Myth: You Shouldn't Check Your Credit Score
When you check your own credit score, this is known as a soft inquiry and it does not lower your credit score! Hard inquiries, such as a lender or card issuer pulling your information in response to a credit request, can lower your score, but monitoring your own information won't. In fact, checking your score is an important way to stay on top of your credit and correcting any errors will raise your score. Plus, you’ll be able to monitor it and keep safe from fraud.
Myth: There's No Risk to Co-signing a Loan
Co-signing a loan can be a good way to help a family member or friend with limited credit history secure a loan or get a better interest rate, but you'll be putting your credit score at risk. Being a co-signer means being responsible for the ENTIRE loan amount, so if the primary borrower defaults on the loan or misses a payment, your credit score could be damaged.
Myth: Carrying a Balance Builds Credit
You should always aim to pay your credit card balance in full every month because carrying a card balance does not build credit - it actively hurts your credit score. The higher your balance, the higher your credit utilization rate, which is the opposite of what a healthy credit score needs. Plus, a credit card balance will only increase your debt over time, due to interest payments. If that's not currently possible, aim for less than 30% of credit utilization for the healthiest score option.
Myth: Canceling a Card Improves Your Credit
Paying off credit card debt improves your credit score, but the same can’t be said for canceling a card. Even if the card has no outstanding balance, having one fewer credit account lowers your total available credit, which could negatively impact your score. Then again, if the card has high annual fees or you're concerned about overspending, it might be more beneficial to close the card. If you're not using a card that you've had for a while, don't get rid of it if it's not a burden. It lengthens your credit history which benefits your credit score.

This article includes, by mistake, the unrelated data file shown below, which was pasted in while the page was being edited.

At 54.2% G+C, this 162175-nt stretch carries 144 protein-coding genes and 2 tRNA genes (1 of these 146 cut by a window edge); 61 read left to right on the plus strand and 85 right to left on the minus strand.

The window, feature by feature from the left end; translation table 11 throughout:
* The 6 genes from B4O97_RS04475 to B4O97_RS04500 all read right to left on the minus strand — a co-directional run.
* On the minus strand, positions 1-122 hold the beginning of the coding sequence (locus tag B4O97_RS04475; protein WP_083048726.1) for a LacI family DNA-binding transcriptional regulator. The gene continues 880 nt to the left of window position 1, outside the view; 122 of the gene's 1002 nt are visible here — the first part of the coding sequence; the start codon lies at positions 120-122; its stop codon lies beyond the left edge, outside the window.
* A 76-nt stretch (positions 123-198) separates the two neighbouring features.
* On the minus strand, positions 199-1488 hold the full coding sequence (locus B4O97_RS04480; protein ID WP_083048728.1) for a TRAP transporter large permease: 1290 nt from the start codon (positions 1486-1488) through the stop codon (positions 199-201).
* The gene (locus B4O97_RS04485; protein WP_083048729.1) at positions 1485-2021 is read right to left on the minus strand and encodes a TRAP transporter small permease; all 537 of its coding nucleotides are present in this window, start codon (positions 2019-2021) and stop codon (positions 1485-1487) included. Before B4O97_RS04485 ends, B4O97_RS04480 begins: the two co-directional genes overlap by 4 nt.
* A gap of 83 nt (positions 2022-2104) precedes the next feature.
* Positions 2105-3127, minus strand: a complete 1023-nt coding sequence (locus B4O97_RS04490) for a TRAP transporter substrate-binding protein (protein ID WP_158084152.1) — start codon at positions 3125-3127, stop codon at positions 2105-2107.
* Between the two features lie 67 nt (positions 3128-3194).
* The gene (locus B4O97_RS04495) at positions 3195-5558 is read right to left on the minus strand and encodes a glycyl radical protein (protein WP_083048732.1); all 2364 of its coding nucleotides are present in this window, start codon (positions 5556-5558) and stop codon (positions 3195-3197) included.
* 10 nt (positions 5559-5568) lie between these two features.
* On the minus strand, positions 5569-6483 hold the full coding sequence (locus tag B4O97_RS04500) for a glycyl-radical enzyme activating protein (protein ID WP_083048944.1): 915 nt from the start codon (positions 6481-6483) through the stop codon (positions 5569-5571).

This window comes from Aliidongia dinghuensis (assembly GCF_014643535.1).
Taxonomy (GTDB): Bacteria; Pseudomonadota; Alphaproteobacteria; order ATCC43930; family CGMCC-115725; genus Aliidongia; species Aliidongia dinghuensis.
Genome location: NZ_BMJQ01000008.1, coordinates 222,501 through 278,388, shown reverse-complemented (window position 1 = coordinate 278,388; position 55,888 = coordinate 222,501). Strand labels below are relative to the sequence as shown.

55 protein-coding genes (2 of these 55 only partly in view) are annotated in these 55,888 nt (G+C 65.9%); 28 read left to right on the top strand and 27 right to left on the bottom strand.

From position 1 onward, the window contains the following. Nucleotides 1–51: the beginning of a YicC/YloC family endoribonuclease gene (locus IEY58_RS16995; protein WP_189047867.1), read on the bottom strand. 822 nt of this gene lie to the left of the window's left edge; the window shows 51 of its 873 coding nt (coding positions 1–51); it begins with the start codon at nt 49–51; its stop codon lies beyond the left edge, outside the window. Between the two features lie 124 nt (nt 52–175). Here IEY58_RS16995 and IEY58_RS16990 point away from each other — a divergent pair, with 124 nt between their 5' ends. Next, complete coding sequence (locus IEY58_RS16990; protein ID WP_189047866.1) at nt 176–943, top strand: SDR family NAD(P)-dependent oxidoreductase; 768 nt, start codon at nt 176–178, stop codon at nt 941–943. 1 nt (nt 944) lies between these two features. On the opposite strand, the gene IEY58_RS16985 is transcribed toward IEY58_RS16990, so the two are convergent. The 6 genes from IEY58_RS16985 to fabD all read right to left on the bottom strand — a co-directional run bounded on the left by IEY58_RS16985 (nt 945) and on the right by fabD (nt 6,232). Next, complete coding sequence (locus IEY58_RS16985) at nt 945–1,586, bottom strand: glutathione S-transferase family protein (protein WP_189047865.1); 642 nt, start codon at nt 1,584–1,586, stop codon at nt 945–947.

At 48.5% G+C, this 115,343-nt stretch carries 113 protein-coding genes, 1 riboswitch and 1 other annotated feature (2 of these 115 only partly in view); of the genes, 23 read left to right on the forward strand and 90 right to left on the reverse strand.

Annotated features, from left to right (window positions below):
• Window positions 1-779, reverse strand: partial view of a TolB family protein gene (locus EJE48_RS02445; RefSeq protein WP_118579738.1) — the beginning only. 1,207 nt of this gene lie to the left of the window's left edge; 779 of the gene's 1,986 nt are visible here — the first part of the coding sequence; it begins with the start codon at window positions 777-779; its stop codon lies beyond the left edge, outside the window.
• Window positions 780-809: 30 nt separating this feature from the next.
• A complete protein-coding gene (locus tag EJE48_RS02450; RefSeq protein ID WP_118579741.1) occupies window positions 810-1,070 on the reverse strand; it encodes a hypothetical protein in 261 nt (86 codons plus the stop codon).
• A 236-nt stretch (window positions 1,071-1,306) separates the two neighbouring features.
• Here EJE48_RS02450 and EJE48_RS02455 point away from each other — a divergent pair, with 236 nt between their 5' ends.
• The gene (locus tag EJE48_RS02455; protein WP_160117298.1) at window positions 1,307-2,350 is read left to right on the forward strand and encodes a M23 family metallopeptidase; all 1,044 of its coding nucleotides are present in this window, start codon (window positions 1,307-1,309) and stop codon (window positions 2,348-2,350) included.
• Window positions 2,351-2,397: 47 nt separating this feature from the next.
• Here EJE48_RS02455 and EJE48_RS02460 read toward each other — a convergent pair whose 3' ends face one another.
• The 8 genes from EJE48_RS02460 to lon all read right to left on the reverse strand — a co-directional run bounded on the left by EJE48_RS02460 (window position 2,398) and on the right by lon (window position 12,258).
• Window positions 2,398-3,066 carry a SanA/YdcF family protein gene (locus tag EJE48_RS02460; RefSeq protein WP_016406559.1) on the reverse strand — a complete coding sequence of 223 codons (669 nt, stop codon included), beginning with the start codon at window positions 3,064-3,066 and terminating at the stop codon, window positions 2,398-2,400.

Myth: It's Smart to Make Large Purchases on Credit
There are many advantages to shopping with a credit card. Assuming you pay your balance in full every month, you can earn points and build your credit score. However, making large purchases on credit may not always be best. Putting rent or medical expenses on a credit card will usually incur an additional transaction fee from the merchant; and, if your card payment is overdue, you'll be looking at hefty interest too. Instead, see if you can work out an installment plan, or research the possibility of taking out a personal loan which may give you a lower interest rate. Research, research, research.
Myth: Only Wealthy People Have High Credit Scores
A credit score doesn't measure your salary, assets, or wealth. Your credit score is based on the length and payment history of your credit accounts, how much debt you owe, and how much credit you can access versus how much you are utilizing. For people of any income level, the key to improving a credit score is paying down debt. If you're concerned about this, contact us about debt repayment plans, which may include the option to refinance or consolidate debt at a lower interest rate.
Myth: It's Critical to Have an "Excellent" Credit Score
A credit score of 800 and up is considered "Excellent". Dont stress though. A credit score of 620 or higher will get you the most important credit benefits, including the ability to qualify for a conventional home loan. At the same time, a higher credit score will almost always improve your chances of approval and possibly get you a better interest rate, so aim high.